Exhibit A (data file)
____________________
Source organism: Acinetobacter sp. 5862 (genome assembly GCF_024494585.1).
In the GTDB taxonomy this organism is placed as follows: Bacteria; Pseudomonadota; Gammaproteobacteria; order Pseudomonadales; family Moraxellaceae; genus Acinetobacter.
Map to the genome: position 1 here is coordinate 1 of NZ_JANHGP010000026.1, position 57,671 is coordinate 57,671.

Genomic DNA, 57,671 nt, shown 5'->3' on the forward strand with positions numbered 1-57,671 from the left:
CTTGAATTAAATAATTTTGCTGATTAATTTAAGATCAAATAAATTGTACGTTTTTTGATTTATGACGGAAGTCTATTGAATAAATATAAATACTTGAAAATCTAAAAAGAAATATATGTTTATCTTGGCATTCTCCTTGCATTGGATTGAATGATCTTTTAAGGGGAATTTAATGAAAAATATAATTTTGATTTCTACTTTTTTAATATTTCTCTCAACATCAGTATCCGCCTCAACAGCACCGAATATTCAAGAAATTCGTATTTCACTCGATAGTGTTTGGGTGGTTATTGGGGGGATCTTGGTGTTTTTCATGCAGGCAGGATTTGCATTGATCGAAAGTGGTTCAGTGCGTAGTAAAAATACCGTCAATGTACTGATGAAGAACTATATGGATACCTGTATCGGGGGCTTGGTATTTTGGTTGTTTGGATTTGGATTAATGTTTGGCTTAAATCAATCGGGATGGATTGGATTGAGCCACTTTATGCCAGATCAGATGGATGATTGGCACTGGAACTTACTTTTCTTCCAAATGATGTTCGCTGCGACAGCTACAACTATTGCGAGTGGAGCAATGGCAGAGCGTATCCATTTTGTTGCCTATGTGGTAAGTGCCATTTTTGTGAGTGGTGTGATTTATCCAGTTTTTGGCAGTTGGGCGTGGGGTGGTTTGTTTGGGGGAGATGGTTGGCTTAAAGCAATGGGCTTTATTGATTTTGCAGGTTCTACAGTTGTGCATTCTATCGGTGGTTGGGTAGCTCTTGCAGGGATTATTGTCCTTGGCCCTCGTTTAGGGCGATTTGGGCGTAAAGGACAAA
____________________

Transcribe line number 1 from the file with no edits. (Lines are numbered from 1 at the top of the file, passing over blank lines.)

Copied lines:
Source organism: Acinetobacter sp. 5862 (genome assembly GCF_024494585.1).